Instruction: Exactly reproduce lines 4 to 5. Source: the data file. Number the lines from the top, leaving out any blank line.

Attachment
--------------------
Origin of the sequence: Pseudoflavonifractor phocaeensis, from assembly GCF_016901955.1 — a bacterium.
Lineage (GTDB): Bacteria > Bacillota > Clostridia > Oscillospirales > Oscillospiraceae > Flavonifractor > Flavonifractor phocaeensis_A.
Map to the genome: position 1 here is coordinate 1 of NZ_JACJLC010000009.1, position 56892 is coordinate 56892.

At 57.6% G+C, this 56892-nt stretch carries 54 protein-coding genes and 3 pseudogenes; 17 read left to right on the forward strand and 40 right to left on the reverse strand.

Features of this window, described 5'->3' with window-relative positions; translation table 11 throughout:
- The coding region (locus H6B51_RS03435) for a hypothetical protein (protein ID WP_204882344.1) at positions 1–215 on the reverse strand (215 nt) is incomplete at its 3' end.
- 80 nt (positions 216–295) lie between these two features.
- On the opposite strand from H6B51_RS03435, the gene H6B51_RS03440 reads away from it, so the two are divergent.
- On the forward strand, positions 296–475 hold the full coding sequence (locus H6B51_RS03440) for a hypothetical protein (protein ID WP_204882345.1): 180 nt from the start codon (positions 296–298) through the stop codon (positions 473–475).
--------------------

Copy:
At 57.6% G+C, this 56892-nt stretch carries 54 protein-coding genes and 3 pseudogenes; 17 read left to right on the forward strand and 40 right to left on the reverse strand.

Features of this window, described 5'->3' with window-relative positions; translation table 11 throughout: